Are Christians Always Supposed to be Hated?

“Always be prepared to make a defense to anyone who calls you to account for the hope that is in you, yet do it with gentleness and reverence.” (1 Peter 3:15)

Jean-Léon Gérôme (1824–1904), "The Christian Martyrs' Last Prayer"
Jean-Léon Gérôme (1824–1904), "The Christian Martyrs' Last Prayer" (photo: Register Files)

I’ve got a close friend that I discuss spiritual matters with on a regular basis. For the most part, we see eye to eye on matters of the faith. He’s a lapsed Catholic turned Fundamentalist, which sparks many conversations about the Faith, but our differences don’t stop us from mutual fellowship. We both have a love for Christ, desire deeply to follow his will, and have a love for God’s word.

Recently, I was explaining some personal difficulties in my interactions with others close to us and after some back and forth dialogue he mentioned that, despite all the ways we can analyze the situation and try to engage others in a loving way, we as Christians are not meant for this world and being hated is as much a part of that experience as being loved by some.

This isn’t the first time I’ve heard someone refer to this value or opinion. And I don’t disagree with saying it has biblical foundations.

Matthew 5:11-12: Blessed are you when men revile you and persecute you and utter all kinds of evil against you falsely on my account. Rejoice and be glad, for your reward is great in heaven, for so men persecuted the prophets who were before you.

Matthew 10:17-18: Beware of men; for they will deliver you up to councils, and flog you in their synagogues, and you will be dragged before governors and kings for my sake, to bear testimony before them and the Gentiles.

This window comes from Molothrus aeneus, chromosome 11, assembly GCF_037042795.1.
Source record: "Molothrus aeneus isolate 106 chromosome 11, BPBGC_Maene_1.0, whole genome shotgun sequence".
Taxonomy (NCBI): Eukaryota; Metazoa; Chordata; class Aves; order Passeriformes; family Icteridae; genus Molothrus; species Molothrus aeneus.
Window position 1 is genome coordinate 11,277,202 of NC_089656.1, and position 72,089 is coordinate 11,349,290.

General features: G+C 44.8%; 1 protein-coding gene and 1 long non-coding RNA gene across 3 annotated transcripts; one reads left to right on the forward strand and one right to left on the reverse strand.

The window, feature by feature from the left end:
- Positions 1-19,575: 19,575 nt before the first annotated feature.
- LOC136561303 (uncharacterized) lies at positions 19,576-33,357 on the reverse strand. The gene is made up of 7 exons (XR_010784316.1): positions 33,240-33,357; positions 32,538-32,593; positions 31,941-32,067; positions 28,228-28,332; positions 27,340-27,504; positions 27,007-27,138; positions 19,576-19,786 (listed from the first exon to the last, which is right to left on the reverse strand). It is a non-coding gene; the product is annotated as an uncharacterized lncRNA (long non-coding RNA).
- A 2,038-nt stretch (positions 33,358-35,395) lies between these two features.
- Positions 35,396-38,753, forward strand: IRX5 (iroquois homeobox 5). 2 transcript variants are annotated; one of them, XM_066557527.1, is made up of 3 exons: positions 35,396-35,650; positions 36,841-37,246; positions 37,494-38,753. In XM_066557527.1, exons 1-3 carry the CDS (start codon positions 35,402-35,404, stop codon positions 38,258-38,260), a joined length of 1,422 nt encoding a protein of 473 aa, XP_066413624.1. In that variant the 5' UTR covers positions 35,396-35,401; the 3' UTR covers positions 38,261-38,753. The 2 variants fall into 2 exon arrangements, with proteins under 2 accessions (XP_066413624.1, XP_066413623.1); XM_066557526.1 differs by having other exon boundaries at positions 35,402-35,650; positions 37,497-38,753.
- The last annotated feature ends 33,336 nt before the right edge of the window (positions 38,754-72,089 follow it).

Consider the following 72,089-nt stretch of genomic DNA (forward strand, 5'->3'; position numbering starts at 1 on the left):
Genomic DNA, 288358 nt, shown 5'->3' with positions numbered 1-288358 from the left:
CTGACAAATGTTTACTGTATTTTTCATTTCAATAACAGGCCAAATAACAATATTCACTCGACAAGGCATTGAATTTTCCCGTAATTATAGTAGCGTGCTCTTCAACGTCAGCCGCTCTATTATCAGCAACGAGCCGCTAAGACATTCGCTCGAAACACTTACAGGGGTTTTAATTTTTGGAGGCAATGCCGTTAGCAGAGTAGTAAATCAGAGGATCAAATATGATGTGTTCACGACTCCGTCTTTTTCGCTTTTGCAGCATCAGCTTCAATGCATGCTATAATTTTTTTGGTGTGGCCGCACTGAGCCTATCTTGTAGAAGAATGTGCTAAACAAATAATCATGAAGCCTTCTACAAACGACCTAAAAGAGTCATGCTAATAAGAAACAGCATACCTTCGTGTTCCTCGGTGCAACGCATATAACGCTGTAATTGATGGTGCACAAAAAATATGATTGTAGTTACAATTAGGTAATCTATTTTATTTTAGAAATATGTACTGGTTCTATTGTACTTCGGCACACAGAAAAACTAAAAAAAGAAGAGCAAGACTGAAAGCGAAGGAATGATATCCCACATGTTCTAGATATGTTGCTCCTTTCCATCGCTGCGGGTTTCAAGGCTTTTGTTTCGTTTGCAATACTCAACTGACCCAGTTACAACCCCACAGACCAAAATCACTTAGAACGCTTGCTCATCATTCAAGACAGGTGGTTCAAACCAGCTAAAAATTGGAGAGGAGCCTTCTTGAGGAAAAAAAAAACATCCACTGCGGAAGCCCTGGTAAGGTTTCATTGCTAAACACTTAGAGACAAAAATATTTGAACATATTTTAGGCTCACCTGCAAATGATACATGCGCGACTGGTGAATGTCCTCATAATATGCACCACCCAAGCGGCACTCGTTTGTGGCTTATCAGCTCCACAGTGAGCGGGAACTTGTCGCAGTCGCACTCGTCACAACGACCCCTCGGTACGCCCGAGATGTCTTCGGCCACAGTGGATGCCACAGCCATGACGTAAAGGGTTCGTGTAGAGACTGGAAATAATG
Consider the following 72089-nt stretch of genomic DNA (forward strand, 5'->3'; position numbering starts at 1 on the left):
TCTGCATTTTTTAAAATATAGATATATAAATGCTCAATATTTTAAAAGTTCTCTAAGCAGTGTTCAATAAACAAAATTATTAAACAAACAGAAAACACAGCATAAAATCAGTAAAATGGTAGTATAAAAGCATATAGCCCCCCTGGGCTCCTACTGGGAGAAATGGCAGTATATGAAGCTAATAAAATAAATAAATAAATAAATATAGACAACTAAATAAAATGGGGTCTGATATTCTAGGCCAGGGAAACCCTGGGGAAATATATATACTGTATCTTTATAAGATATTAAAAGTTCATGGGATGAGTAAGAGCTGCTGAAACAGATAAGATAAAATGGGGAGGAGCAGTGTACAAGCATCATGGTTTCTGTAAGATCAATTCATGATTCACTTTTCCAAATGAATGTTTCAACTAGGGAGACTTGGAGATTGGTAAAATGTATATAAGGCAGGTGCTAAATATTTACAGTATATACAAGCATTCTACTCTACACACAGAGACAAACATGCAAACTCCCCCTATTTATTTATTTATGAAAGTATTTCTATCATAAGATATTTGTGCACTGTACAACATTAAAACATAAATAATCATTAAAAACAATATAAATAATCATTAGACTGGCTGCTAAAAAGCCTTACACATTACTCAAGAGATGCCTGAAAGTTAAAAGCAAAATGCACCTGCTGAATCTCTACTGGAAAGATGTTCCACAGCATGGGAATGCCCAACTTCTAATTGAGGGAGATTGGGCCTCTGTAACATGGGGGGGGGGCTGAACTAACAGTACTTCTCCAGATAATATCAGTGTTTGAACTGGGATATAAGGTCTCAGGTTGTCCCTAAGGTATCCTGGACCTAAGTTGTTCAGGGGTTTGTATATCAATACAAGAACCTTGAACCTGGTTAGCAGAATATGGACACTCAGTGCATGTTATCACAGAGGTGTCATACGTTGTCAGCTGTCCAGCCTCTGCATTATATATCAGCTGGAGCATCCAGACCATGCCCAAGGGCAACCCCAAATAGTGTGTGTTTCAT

Matthew 24:9: Then they will deliver you up to tribulation, and put you to death; and you will be hated by all nations for my name’s sake.

John 15:18-19: If the world hates you, know that it has hated me before it hated you. If you were of the world, the world would love its own; but because you are not of the world, but I chose you out of the world, therefore the world hates you.

Certainly, the imminent hate of the world has biblical foundations and history attests to the continual presence of persecution to the faithful. Notwithstanding this, I think there is folly in applying this idea with too broad of a stroke.

I often see this in the online Christian community. Many writers and commenters know the Bible says that if they preach the gospel they will be hated—so when any hatred comes, they think “I must be doing something right,” making them more hostile to their audience and leading people on all sides of the argument to dig their heels in deeper.

I think I’ve fallen victim to this in one way or another as well. In my stubbornness, I’ve prooftexted verses like this in order to encourage myself. In any case, it’s a deep ditch to get stuck in—a sure hazard for all Catholics to avoid. (Speaking in my own personal opinion, I think this is one of the contributing attitudes to the stubbornness of many of our separated brethren.)